A top International Monetary Fund (IMF) official on Tuesday said that India is performing well in terms of vaccinating its own citizens which is helping its economy to recover. 


The global financial institution in its newest forecast has shown a 9.5% of growth rate for India in 2021. 
 
During a virtual conference call on Tuesday,  Gita Gopinath, Chief Economist of the IMF told the media: "We don't have a change to our growth forecast for this year for India. I mean India came out of a very, very tough second wave and that led to a big downgrade in July but we have no change (in its growth rate projections) as of now.”
 
As per the latest World Economic Outlook, India’s growth has remained unchanged from its previous WEO update of July that was released this summer but is a three-percentage point in 2021 and a 1.6 percentage point low from its April projections.



 
India’s economy, according to the latest WEO update, shrank by 7.3 percent because the Coronavirus pandemic is predicted to witness a rise of 9.5% in 2021 and 1 and 8.5 per cent in 2022.
 
Ahead of the annual meeting of the IMF and the World Bank, the WEO update has also assumed that the world will rise at a rate of 5.9% in 2021 and 2 by 4.9%. While the United States economy is forecasted to grow at six per cent this year and in the next year by 5.2 per cent, on the other hand, projection says China will grow at 8 per cent in 2021 and 5.6 per cent in 2022, the IMF stated.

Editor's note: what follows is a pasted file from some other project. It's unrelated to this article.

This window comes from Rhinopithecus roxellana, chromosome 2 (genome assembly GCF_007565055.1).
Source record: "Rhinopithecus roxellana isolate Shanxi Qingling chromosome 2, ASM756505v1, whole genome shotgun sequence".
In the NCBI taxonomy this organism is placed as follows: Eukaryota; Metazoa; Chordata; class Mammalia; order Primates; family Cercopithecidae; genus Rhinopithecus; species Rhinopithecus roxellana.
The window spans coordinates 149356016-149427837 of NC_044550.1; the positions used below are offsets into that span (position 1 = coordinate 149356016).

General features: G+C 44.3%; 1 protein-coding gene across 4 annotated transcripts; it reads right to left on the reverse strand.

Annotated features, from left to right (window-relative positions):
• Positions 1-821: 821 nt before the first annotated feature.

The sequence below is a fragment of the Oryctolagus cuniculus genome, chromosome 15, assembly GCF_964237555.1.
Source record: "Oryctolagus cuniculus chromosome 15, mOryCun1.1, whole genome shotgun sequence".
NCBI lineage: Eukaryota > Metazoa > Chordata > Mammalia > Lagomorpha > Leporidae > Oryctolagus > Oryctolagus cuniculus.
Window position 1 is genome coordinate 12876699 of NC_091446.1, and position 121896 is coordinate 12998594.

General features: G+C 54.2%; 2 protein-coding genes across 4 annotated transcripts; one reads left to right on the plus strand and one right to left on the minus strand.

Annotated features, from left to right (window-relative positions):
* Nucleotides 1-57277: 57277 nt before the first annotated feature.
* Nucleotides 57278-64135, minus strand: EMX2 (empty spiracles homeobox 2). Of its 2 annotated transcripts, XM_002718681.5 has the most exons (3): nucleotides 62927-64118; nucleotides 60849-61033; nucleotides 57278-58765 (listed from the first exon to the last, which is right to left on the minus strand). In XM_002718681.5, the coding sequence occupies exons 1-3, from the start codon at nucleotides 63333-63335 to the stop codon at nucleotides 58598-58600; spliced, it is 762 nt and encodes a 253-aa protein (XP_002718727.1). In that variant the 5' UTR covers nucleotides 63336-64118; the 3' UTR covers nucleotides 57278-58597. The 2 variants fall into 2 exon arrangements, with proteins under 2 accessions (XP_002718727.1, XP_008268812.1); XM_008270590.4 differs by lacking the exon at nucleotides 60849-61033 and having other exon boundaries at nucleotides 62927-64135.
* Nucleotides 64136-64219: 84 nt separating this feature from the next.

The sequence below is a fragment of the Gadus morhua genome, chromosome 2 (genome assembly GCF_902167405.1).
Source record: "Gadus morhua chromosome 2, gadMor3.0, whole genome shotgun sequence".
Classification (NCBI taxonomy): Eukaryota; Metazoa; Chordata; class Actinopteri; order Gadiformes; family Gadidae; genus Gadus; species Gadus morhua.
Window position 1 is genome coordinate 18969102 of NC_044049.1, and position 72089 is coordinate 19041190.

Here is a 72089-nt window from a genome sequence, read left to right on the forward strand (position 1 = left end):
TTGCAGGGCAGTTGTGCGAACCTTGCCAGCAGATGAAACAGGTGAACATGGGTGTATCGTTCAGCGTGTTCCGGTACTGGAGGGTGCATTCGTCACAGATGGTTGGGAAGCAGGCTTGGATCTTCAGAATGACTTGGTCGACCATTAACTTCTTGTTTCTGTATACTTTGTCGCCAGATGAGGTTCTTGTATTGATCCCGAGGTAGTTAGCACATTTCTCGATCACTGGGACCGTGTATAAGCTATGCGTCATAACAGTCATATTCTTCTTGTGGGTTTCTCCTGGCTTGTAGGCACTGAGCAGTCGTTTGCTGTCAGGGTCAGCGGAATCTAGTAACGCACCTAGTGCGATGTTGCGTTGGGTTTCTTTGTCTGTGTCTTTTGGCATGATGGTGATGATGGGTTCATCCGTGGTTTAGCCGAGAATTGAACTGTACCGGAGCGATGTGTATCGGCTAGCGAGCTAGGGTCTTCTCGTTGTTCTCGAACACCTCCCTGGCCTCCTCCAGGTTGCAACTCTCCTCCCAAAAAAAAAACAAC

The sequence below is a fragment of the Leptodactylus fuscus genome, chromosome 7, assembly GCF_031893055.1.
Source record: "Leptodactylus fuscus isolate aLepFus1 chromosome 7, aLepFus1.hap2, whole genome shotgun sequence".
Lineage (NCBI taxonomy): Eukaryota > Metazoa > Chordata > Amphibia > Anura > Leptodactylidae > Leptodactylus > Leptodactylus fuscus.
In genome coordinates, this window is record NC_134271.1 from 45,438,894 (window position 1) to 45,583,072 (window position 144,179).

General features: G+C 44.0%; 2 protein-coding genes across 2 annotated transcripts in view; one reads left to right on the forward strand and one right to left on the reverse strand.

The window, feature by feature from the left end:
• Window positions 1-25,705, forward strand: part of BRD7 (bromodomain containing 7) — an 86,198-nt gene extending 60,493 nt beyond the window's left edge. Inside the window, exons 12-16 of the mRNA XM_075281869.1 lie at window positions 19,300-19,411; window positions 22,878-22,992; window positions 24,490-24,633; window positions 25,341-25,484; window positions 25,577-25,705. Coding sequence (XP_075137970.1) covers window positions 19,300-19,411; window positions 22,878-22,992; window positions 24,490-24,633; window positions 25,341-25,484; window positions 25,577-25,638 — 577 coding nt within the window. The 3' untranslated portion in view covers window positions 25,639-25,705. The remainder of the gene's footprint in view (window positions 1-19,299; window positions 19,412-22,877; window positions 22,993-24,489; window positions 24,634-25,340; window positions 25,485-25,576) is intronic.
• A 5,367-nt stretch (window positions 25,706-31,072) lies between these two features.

The Indian economy is already facing several challenges with regards to the financial market, Ms Gopinath said. The virus is still there, the challenges are not gone yet. 
 
"The Indians are doing well in terms of vaccination rates and that's certainly helpful," said Ms Gopinath. 
 
Malhar Nabar, who heads the World Economic Studies Division in the IMF's Research Department that produces the World Economic Outlook (WEO), said that there is still room to provide more support if needed if the pandemic takes a turn for the worse, to provide it in a targeted manner to the worst affected households and firms.



 
Malhar Nabar, who heads the World Economic Studies Division in the IMF's Research Department that designs the World Economic Outlook (WEO), said that there is still space to offer more help if necessary keeping in mind if the pandemic gets worse. Given the targeted way to the most extremely affected families and firms.
 
Responding to a question, Mr Nabar said, "But going forward over the medium term, it was important to put in place a credible medium-term strategy to bring down the debt to GDP ratio, and create space to meet the future development needs and infrastructure needs of the Indian economy.”  


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